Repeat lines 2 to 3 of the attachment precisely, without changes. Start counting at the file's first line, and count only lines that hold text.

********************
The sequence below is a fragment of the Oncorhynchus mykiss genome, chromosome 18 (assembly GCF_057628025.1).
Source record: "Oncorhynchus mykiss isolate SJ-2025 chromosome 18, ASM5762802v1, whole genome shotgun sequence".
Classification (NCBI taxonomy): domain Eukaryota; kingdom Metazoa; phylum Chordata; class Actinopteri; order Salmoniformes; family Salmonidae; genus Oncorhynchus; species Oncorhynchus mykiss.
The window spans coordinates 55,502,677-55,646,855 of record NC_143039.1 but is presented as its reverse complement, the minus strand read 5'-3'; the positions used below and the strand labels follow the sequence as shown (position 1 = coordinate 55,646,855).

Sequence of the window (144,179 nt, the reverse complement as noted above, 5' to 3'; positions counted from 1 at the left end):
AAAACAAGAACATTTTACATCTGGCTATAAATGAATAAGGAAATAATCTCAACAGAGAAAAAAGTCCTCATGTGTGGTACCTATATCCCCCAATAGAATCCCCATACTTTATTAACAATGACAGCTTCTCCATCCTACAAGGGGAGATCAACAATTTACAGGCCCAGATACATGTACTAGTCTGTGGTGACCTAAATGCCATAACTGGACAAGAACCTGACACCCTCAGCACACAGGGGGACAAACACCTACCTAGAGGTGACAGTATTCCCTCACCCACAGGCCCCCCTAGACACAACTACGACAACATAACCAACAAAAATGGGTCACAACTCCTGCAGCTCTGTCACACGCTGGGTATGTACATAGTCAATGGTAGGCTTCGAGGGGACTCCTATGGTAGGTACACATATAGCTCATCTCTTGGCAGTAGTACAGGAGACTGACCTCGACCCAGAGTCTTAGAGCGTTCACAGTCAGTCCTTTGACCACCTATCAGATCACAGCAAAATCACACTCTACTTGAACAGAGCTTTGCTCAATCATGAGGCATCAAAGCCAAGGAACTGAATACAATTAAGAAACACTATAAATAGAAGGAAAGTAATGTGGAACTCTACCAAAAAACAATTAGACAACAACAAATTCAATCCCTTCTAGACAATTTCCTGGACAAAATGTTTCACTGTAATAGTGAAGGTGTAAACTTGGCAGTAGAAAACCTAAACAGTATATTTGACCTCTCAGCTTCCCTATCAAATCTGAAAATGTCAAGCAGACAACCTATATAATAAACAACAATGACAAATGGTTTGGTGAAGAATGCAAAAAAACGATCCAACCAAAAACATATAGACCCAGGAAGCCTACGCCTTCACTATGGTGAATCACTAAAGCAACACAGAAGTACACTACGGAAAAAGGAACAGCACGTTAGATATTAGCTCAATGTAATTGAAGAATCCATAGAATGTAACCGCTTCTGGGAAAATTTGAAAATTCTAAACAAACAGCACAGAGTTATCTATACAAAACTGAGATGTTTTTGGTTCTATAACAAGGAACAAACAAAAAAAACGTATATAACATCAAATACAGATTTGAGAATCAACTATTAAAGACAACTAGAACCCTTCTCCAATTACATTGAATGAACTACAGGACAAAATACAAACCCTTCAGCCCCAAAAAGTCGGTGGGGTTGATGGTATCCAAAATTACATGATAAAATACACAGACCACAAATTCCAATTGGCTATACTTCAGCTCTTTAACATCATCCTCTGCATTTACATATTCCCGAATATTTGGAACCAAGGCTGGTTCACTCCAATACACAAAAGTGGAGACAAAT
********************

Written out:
Source record: "Oncorhynchus mykiss isolate SJ-2025 chromosome 18, ASM5762802v1, whole genome shotgun sequence".
Classification (NCBI taxonomy): domain Eukaryota; kingdom Metazoa; phylum Chordata; class Actinopteri; order Salmoniformes; family Salmonidae; genus Oncorhynchus; species Oncorhynchus mykiss.